SUCCESS Leadership Editor John Addison explains why you should make 100 percent of your team feel important 100 percent of the time in this excerpt from his book, Real Leadership: 9 Simple Practices for Leading and Living with Purpose (McGraw-Hill; March 8), now available in paperback.
Every living thing needs light. Plants, animals and people need sunshine to stay healthy and continue to grow. That’s a crucial workplace principle, too—one known since the early 1900s. That was when Hawthorne Works in Chicago commissioned a study to see how to improve factory efficiency. Workers were told they were participating in a study on productivity. The only change to the environment was brightening the lights a tiny bit. Yet productivity soared. Even when the lights were dimmed again, productivity continued to climb. Lead researcher Fritz Roethlisberger concluded that lighting was irrelevant to the higher productivity; that it actually resulted because the workers’ daily routine mattered to someone.
If you aspire to be a leader, let me plant this thought: The people around you are not there to make you a big deal; you’re there to make them a big deal. Shine a light on others, and in the reflection you’ll see a leader. So what does it mean to “shine a light” on those around you? It begins with finding the leader in you.
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I often read about men and women who have charted their lives with amazing detail. “I want to be published by 30, climb Mount Kilimanjaro by 40, eat dinner at the White House by 50….” These stories inspire me. These people, who planned their lives practically before they could walk, inspire me.
I am not one of these people.
My approach to life has pretty much been to jump in the river and start swimming. When the river branches off, I do my best to take the fork that looks like the right one. I never had a grand plan for my life or master strategy for winding up in the leadership positions I’ve been in. I’ve always believed you need to get up every morning, make the day an adventure and do your best to be better than you were yesterday. If you spend too much time fussing and worrying about where you’ll be 20 years from now, you might miss out on what you need to do 20 minutes from now.
That isn’t to say big goals aren’t great. I support having huge dreams, but there’s so much you can’t predict or control. What you can control is who you are and how you respond to challenges. We all walk different paths and have different backgrounds, but your destiny is your decision.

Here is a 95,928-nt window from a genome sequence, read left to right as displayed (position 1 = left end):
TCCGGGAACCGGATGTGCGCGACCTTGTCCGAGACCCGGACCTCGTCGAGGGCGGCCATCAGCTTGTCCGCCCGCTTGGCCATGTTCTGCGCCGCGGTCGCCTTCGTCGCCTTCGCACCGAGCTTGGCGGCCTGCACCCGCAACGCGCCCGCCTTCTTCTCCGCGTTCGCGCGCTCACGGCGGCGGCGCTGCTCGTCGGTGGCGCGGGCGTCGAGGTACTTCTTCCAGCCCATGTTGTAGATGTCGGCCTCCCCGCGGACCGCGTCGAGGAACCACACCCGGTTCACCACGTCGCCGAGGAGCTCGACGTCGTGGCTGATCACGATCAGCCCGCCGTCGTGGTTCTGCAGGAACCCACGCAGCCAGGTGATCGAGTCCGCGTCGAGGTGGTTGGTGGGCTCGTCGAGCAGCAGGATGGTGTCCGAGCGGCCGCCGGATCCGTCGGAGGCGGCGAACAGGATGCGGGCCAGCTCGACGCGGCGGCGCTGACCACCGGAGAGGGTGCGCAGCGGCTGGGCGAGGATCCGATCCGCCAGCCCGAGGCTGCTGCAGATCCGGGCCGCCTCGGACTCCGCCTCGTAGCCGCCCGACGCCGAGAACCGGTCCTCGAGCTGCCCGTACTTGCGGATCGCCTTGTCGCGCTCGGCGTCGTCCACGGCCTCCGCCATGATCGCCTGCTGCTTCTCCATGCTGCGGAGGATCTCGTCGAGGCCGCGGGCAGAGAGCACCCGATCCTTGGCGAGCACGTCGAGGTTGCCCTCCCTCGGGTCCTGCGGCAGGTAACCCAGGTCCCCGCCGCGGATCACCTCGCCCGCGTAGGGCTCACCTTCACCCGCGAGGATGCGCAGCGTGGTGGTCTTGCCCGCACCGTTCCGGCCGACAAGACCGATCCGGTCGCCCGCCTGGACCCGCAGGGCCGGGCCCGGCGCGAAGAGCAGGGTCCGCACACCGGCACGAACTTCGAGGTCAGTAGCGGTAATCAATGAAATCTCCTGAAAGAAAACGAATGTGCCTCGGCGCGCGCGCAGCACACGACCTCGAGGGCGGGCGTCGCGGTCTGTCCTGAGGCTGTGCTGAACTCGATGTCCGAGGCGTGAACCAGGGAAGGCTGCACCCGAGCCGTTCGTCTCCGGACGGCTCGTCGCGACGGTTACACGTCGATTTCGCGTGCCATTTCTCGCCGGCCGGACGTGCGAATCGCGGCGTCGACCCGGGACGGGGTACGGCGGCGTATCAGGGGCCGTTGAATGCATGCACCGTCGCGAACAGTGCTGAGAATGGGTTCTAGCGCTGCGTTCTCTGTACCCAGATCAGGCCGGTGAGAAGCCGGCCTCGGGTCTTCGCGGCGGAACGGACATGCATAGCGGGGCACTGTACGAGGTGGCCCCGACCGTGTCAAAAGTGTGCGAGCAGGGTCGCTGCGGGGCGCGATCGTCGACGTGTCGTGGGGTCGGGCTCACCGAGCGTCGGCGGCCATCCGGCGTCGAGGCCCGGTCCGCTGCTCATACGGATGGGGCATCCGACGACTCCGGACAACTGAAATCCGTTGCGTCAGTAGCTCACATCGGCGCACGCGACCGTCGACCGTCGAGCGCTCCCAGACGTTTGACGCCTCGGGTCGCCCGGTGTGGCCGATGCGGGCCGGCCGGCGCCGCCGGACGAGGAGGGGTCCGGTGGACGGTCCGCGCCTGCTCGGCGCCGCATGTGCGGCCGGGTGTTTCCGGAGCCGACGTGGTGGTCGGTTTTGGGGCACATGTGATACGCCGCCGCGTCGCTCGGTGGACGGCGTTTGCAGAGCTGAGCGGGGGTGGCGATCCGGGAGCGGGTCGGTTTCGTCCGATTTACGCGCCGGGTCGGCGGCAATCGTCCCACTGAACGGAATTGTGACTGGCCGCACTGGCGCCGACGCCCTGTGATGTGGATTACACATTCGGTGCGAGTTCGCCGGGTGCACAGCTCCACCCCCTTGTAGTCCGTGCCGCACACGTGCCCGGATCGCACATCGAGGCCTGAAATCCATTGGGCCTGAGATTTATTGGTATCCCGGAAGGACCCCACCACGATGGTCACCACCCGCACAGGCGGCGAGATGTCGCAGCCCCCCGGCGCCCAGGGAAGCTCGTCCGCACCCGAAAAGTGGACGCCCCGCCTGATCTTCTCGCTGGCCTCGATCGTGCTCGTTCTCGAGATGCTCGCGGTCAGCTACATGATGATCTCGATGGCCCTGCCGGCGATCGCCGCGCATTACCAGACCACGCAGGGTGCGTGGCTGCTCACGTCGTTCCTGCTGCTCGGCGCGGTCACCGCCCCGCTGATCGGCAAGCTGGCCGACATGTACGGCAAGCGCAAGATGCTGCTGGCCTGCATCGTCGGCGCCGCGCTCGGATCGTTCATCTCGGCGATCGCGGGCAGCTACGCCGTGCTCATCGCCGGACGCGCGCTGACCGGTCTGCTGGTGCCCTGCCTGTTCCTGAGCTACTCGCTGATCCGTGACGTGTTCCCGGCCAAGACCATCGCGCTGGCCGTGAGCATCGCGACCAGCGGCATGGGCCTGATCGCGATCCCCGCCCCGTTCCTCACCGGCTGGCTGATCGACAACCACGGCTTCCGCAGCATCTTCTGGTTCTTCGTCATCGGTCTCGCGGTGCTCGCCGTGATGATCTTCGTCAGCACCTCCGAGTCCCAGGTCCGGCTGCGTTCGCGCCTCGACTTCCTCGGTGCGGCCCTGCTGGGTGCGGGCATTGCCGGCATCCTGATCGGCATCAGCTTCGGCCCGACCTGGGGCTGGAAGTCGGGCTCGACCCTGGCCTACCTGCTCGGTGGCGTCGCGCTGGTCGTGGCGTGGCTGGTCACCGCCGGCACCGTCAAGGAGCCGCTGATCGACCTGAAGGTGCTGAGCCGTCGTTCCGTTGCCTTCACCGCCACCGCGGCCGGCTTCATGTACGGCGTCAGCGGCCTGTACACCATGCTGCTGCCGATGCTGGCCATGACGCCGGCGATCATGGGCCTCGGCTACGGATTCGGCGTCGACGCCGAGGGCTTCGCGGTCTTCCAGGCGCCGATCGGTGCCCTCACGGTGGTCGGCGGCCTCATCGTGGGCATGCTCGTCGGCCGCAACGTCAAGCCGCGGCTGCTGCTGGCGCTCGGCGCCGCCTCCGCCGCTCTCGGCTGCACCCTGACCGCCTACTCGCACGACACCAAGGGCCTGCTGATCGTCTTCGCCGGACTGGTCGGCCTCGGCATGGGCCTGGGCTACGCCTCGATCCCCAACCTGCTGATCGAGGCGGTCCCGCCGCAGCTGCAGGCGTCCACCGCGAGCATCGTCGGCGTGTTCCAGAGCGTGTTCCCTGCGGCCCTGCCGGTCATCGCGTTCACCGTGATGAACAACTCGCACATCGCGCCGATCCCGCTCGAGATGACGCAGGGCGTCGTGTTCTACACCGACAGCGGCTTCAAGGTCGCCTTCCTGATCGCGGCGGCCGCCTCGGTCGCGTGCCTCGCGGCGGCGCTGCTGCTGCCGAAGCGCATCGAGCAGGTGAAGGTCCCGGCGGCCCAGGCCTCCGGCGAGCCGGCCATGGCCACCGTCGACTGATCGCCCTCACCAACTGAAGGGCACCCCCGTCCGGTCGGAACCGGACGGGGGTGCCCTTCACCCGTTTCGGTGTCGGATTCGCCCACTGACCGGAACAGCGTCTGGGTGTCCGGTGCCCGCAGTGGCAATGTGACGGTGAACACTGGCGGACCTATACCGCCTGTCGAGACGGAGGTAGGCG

It’s not a decision you make in a sudden burst of clarity. It’s a decision you make again and again, dozens of times a day. Although we describe ourselves as human beings, I like to think of us as human becomings. Being the kind of person others look up to and are glad to be around and follow isn’t something that just happens. It’s a choice. It’s as simple as choosing to smile at the office on Monday morning or remembering a birthday.
And it’s more than worth the effort.
Leadership starts with leading yourself, which means accepting yourself with all of your imperfections and not beating yourself up over your mistakes. It also means deciding to rise above limitations and not letting negative thoughts control who you are. If you can do that with yourself, you can do that with others. Accept people’s imperfections and be the first to see their good qualities. Be the kind of person others turn to for advice because they trust that you’re not going to judge them or tell bad stories about them afterward.
The greatest opportunities for leadership typically arise when and where it’s needed most. You can move light-years ahead during periods of trouble or chaos. Nobody appointed Gandhi to free India, but his countrymen respected and followed his example. People didn’t trust George Washington because he was president; he became president because people trusted him. Find the leader in you and become the person people can trust. Only then can you move the spotlight to those around you.
Shine Your Light
My philosophy is that every business is a people business, and people are pretty much the same everywhere. They want to be made to feel special. They want to be recognized. Before they’ll be interested in focusing on the details of their jobs, they want to be part of something exciting, fun, compelling and great. Every organization is ultimately driven by a sense of mission and the importance of what its people are accomplishing. If it isn’t, then people are just punching a clock, which won’t take anyone very far. Simply doing it—whatever the it is—to earn a paycheck will not cut it for long.
You, as a leader, can only control your actions, not what others do. You can control what kind of message you send and where you choose to focus the company’s attention. Everything else would be a waste of energy. What you focus on grows. If you create an environment of fun and excitement plus a sense of shared mission, then that shared mission will grow. You can’t wait for success to create an environment of excitement. That’s backward. You have to create excitement first because you need excitement in order to generate success.